New podcast from Uni High and Illinois Public Media explores impact of 9/11 on central Illinois
Illinois Public Media has combined forces with University Laboratory High School to create “800 Miles from Ground Zero: 9/11's Impact on Central Illinois,” a new four-part podcast exploring how 9/11 impacted local communities. The first episode, titled 7:46 CST, dropped today (September 11), and is available wherever you get your podcasts.
Kimberlie Kranich, director of community content and engagement at Illinois Public Media, advised student producer Aditi Adve and Uni High teacher Melissa Schoeplein on how to turn the students’ oral histories into a podcast series.
"Uni High students and their social studies teacher, Melissa Schoeplein, have done the difficult work of gathering stories from residents of central Illinois who experienced 9/11 directly and have turned them into a podcast series that is a compelling listening experience and thought-provoking on so many levels,” said Kranich. “It has been an honor working with them."
Each episode focuses on a different aspect of American life post-9/11, and features perspectives from government officials, members of the local Muslim community, university experts, veterans, and activists. The podcast hopes to uncover how this historic day continues to impact Illinoisians, 800 miles from ground zero.
“I was 24 when 9/11 happened,” said Schoeplein, a Uni High 8th-grade social studies teacher and the project director. “The aftermath of this day has spanned my entire adult life, but, for my students, as each year passes, it seems like ancient history.”
Schoeplein believes this project allowed students to grapple with the complexities of 9/11 from different angles and in different ways. And by talking with members of the local community, they could begin to understand the profound impact this event had on individual lives.
“Listening to the interviews we conducted in 8th grade, I realized how many important and interesting stories were in our own town that we wouldn’t have known if we hadn’t asked,” said Adve, who graduated earlier this year. “The unique experiences people shared could not be conveyed through the kinds of statistics and reports we typically study. The next year, I applied to be an intern so I could keep asking those questions and get to know our community better.”
Adve and three other classmates led the production team. Their work included writing scripts, editing, and narrating each episode. Adve is the student producer, since she was able to see the project to its completion.
“I think the most impactful parts of this project were the anecdotes that showed how much life changed after 9/11,” Adve said. “I mostly only understood these facts intellectually, but hearing the small details about instances of patriotism, bigotry, surveillance, etc. in everyday life was eye opening.”
- Episode one—7:46 CST (Sept. 11) revisits the day of September 11, 2001, and weeks following. Hear from government officials, members of the local Muslim community, university experts, students, veterans, and more, as the podcast explores how 9/11 impacted — and continues to impact — our community.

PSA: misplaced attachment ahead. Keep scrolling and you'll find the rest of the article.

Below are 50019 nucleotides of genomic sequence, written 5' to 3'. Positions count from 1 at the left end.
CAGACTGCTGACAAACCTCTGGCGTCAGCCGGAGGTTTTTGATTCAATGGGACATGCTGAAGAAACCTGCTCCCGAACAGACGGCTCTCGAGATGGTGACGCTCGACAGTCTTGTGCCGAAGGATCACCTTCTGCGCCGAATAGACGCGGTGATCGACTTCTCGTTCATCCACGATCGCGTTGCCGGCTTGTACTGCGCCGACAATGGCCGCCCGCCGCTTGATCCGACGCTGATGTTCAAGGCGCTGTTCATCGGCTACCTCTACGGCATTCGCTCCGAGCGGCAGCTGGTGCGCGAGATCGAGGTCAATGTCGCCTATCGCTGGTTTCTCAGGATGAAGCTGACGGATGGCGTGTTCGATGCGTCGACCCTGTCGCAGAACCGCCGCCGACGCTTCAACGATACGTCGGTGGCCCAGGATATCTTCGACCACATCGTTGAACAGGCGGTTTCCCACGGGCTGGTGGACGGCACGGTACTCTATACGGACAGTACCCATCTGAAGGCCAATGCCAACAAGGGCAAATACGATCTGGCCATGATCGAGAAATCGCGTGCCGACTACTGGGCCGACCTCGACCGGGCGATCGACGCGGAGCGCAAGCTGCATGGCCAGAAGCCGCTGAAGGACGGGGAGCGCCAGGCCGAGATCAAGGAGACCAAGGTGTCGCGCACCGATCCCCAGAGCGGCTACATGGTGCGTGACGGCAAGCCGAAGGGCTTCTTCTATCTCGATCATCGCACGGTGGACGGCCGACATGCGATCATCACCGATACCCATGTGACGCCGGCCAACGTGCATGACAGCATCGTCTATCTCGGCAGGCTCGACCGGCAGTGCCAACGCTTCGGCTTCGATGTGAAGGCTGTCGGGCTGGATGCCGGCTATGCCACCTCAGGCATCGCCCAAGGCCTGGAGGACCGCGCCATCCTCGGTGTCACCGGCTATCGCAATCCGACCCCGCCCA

- Episode two—The Frontlines: War and Protest After 9/11 (Sept. 18) discusses how 9/11 led to the Iraq and Afghanistan wars and reflects on their justification. Hear veterans’ perspectives on serving in the wars, learn about the destruction they caused, and listen to accounts of activism against them from here in Champaign/Urbana.
- Episode three—Liberty vs. Security: Domestic Policy Post 9/11 (Sept. 25) plunges into the liberty-security clash post 9/11. Explore pivotal domestic policies shaping a nation's path and feel the intricate balance between societal safety and personal freedoms through 9/11 survivors' stories.
- Episode four—Whispering As-salaamu Alaikum (Oct. 2) reveals the impacts 9/11 had on Muslims in the United States and right here in Champaign-Urbana. Hear about the struggles many Muslims across the country faced in the aftermath of 9/11 and how they overcame those challenges to continue to thrive in America today.
“800 Miles from Ground Zero: 9/11's Impact on Central Illinois” is available as a part of the Illinois Youth Media Podcast—a production of Illinois Public Media in collaboration with school districts across our region that offers an ongoing digital space for young people to share stories about their communities and their own lives to better understand their past, present, and future. A new episode will premiere every Monday through October 2 at will.illinois.edu/illinoisyouthmedia/911 or wherever you listen to podcasts.
Since 1995, Uni High and Illinois Public Media have partnered to produce audio documentaries and podcasts based on oral history interviews conducted by Uni students. Today, this has become a core part of Uni High’s eighth grade social studies curriculum. With the Oral History Project, students study broad social issues through the lens of stories from our community. Specifically, eighth graders work in teams to conduct interviews. Their work is supported by a team of upper-class students who continue working on the project as “WILL Interns.” Through their internship, students edit the interviews, craft a narrative, and produce a podcast series.